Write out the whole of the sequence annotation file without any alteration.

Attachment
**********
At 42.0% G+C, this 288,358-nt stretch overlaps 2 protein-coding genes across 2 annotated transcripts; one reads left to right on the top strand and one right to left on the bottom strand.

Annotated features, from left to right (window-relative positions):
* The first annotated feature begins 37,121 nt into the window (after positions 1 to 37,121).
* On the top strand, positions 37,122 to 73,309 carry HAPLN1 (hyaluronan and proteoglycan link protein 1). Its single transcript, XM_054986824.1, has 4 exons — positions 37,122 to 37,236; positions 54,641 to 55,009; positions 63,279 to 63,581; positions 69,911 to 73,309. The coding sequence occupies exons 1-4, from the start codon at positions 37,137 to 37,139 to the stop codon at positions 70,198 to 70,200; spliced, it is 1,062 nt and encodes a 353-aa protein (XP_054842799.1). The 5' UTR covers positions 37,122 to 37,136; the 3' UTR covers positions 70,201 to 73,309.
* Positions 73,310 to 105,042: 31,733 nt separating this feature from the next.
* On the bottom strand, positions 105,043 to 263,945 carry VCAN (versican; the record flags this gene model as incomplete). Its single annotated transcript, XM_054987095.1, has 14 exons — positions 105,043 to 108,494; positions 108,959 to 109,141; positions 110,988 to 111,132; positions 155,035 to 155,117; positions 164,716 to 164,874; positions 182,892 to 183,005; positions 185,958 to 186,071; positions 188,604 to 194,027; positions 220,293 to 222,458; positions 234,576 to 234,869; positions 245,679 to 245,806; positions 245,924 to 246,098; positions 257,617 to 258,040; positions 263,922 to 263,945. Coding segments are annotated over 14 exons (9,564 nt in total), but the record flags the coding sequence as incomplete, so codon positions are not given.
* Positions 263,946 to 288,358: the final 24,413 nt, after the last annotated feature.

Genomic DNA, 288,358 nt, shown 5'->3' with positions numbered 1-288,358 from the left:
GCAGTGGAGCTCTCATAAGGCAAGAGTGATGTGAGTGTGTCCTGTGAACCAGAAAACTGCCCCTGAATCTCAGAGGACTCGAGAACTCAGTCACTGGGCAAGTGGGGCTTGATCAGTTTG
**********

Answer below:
At 42.0% G+C, this 288,358-nt stretch overlaps 2 protein-coding genes across 2 annotated transcripts; one reads left to right on the top strand and one right to left on the bottom strand.

Annotated features, from left to right (window-relative positions):
* The first annotated feature begins 37,121 nt into the window (after positions 1 to 37,121).
* On the top strand, positions 37,122 to 73,309 carry HAPLN1 (hyaluronan and proteoglycan link protein 1). Its single transcript, XM_054986824.1, has 4 exons — positions 37,122 to 37,236; positions 54,641 to 55,009; positions 63,279 to 63,581; positions 69,911 to 73,309. The coding sequence occupies exons 1-4, from the start codon at positions 37,137 to 37,139 to the stop codon at positions 70,198 to 70,200; spliced, it is 1,062 nt and encodes a 353-aa protein (XP_054842799.1). The 5' UTR covers positions 37,122 to 37,136; the 3' UTR covers positions 70,201 to 73,309.
* Positions 73,310 to 105,042: 31,733 nt separating this feature from the next.
* On the bottom strand, positions 105,043 to 263,945 carry VCAN (versican; the record flags this gene model as incomplete). Its single annotated transcript, XM_054987095.1, has 14 exons — positions 105,043 to 108,494; positions 108,959 to 109,141; positions 110,988 to 111,132; positions 155,035 to 155,117; positions 164,716 to 164,874; positions 182,892 to 183,005; positions 185,958 to 186,071; positions 188,604 to 194,027; positions 220,293 to 222,458; positions 234,576 to 234,869; positions 245,679 to 245,806; positions 245,924 to 246,098; positions 257,617 to 258,040; positions 263,922 to 263,945. Coding segments are annotated over 14 exons (9,564 nt in total), but the record flags the coding sequence as incomplete, so codon positions are not given.
* Positions 263,946 to 288,358: the final 24,413 nt, after the last annotated feature.

Genomic DNA, 288,358 nt, shown 5'->3' with positions numbered 1-288,358 from the left:
GCAGTGGAGCTCTCATAAGGCAAGAGTGATGTGAGTGTGTCCTGTGAACCAGAAAACTGCCCCTGAATCTCAGAGGACTCGAGAACTCAGTCACTGGGCAAGTGGGGCTTGATCAGTTTG